WHO WAS HE?
Who was he: a painter, an architect, a violinist, a mushroom hunter, fisherman, or a forester?
His pursuit of music ended after he graduated from children’s musical school, but the other vocations, his alter egos, stayed with him and grew stronger, yet equal in their pull, until the very end.
Oleg was possessed by the forest. Weekly treks to the forest, 15-20 (!) kilometer hikes to gather mushrooms and berries, catching fish in a hidden stream. It was the best part of his life. His other life, reserved for domestic and material issues, was just a preceding event, a burden he must carry in order to be able to be at one with nature again and again.
In our pragmatic and hectic world, such preferences, at times, might have looked strange. This is as Oleg himself, seemingly strange with his moral principles and absolute honesty, with unavoidable “maneuvering” similar to that of a beguiling child.
All of this allows me to characterize Oleg Pomerantsev as old-fashioned man, in the most positive light of its meaning. His decency was obvious even in his appearance – always tidy and neatly dressed, with a face of a “pre-revolutionary intellectual”. Even if someone broke his trust, his old fashioned astuteness and quiet, almost Christian forgiveness did not give way to revenge or complaint.
Oleg treated any work conscientiously, be it his job as an architect or work on watercolor paintings. The responsibility, the same decency- in this instance, perhaps excessive – stopped Oleg from leaving his architectural career to spend more time with his beloved watercolor.
A little bit about Oleg’s watercolor technique. Any technique is defined by sets of limitations or the “rules of the game” in other words. Oleg scrupulously followed these rules; he never used gouache or tempera as a magic wand to fix his mistakes on finicky watercolor paper! He never overlaid sticky cutouts to preserve the virginity of the paper, or resorted to trickery, such as applying pieces of carton to achieve an impromptu effect оf random drying patterns. He used only his brush, his watercolors, water and his favorite type of paper, Goznak.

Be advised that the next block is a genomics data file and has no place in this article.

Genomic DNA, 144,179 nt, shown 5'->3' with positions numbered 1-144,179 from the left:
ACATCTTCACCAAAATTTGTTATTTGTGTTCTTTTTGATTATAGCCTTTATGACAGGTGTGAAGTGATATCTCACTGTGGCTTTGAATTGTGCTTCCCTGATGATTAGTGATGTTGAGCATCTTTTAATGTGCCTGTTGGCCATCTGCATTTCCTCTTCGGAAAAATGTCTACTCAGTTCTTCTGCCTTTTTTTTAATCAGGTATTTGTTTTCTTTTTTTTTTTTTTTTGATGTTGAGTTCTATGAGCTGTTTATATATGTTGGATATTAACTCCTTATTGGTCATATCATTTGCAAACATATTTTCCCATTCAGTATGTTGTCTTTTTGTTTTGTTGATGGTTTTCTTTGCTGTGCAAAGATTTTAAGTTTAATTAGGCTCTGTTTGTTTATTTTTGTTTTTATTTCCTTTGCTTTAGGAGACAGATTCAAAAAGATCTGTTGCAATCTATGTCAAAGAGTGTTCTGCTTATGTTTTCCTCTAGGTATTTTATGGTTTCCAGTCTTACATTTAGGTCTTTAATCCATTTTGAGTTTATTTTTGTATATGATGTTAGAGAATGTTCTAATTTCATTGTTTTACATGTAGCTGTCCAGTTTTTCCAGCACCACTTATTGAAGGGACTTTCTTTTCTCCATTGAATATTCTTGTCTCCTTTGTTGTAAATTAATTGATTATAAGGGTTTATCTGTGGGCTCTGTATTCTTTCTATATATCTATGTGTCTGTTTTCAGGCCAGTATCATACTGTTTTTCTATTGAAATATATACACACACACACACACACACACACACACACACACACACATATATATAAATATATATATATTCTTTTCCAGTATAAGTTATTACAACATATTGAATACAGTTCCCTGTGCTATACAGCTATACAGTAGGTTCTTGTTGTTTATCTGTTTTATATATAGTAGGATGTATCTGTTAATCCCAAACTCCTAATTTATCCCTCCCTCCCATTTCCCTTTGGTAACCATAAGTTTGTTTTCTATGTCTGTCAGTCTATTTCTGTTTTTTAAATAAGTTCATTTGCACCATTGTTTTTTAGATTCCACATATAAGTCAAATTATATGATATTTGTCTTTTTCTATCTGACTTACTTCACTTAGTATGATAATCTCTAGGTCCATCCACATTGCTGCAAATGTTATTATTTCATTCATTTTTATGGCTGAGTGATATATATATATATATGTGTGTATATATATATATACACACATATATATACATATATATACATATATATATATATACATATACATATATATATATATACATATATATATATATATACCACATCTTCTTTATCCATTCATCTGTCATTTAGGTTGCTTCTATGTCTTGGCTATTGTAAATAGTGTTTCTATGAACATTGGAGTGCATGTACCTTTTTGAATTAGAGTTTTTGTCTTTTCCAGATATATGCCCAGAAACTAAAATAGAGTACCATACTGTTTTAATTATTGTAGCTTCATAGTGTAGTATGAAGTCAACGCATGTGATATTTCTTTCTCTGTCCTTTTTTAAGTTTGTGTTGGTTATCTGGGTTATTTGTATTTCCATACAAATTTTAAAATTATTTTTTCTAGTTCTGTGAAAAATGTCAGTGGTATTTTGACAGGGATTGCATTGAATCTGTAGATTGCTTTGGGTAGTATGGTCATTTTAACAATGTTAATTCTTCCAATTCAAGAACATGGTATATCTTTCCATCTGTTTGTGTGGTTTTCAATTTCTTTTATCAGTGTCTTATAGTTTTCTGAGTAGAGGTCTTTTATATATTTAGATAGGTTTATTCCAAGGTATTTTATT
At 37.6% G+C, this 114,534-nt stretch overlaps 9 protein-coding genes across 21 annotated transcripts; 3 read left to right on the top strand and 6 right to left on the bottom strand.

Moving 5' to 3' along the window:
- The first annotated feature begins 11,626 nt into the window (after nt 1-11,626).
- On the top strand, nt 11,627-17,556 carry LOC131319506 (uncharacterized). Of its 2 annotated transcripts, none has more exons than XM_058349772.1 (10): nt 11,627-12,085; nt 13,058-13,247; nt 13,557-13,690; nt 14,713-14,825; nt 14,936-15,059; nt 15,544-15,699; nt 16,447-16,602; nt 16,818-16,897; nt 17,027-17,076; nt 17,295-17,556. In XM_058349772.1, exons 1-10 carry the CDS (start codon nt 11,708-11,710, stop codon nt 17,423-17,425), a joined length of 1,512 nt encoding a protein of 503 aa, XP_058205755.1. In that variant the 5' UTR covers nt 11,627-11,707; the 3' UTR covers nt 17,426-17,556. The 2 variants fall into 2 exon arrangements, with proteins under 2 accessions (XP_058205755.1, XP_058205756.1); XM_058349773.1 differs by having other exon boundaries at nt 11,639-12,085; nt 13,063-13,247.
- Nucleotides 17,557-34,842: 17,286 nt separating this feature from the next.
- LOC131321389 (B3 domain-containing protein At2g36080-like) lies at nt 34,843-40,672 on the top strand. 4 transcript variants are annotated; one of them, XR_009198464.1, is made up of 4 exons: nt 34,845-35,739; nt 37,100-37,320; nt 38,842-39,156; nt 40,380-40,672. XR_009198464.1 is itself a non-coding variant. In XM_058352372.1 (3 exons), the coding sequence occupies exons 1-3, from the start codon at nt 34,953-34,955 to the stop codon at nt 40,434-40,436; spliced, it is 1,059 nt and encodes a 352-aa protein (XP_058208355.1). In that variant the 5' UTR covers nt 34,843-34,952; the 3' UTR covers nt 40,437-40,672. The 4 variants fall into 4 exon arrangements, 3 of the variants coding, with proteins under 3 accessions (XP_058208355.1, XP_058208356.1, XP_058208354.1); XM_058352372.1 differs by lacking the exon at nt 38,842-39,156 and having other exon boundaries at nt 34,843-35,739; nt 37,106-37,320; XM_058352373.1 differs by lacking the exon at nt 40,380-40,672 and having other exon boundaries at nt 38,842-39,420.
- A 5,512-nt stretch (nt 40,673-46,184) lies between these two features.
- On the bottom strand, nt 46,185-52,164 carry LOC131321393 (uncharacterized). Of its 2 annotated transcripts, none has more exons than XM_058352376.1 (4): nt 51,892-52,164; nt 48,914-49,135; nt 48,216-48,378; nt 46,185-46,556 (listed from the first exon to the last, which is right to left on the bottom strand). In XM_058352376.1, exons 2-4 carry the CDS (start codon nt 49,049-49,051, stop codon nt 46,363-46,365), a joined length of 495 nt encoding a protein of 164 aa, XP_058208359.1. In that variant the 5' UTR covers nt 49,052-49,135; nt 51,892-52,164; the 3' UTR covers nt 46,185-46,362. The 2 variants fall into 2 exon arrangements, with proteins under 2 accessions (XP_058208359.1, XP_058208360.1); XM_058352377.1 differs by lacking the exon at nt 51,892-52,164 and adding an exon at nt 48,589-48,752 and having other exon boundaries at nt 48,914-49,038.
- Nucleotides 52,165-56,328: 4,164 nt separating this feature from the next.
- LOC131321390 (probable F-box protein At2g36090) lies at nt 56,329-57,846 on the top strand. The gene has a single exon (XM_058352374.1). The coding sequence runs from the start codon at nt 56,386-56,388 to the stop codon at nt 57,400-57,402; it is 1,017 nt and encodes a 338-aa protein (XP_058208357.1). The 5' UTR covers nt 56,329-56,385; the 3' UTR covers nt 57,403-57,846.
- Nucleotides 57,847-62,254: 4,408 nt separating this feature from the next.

A unique trait of Oleg’s technique lies in layering brush strokes on constantly moist paper, which was placed on a wet glass. It allowed for soft edges, less shaper residual contouring of strokes, apparent after the paint dries.
He could take as long as two weeks to paint a piece sized 20×30 cm, striving for perfect play of color tones and values, unattainable with ordinary painting styles. Evidently, his technique should be called “moist layering”.
The lengthy treks through the forest were too strenuous to carry the additional weight of his pochade box (traveling painting set) limiting Oleg to sketch plein air only in pencil. This truly defined his artwork, romanticized the image of “his forest”, “his living world”, the image born and carried in his soul as a result of his union with Mother Nature.
Oleg’s old-fashioned decency did not allow him to use cheap, borderline kitsch tricks in his painting style to make the artworks more eye catching. All of Oleg Pomerantsev’s paintings are simply filled with love, love for this faultless Divine World. They are unpretentious in color, elaborate in detail, and above all, technically impeccable, leaving viewers in awe. •
S. Ye. USIK
Artist, maitre of pastel, member of the Painters’ Union (St. Petersburg), IFA, member of Pastel Communities (France and USA)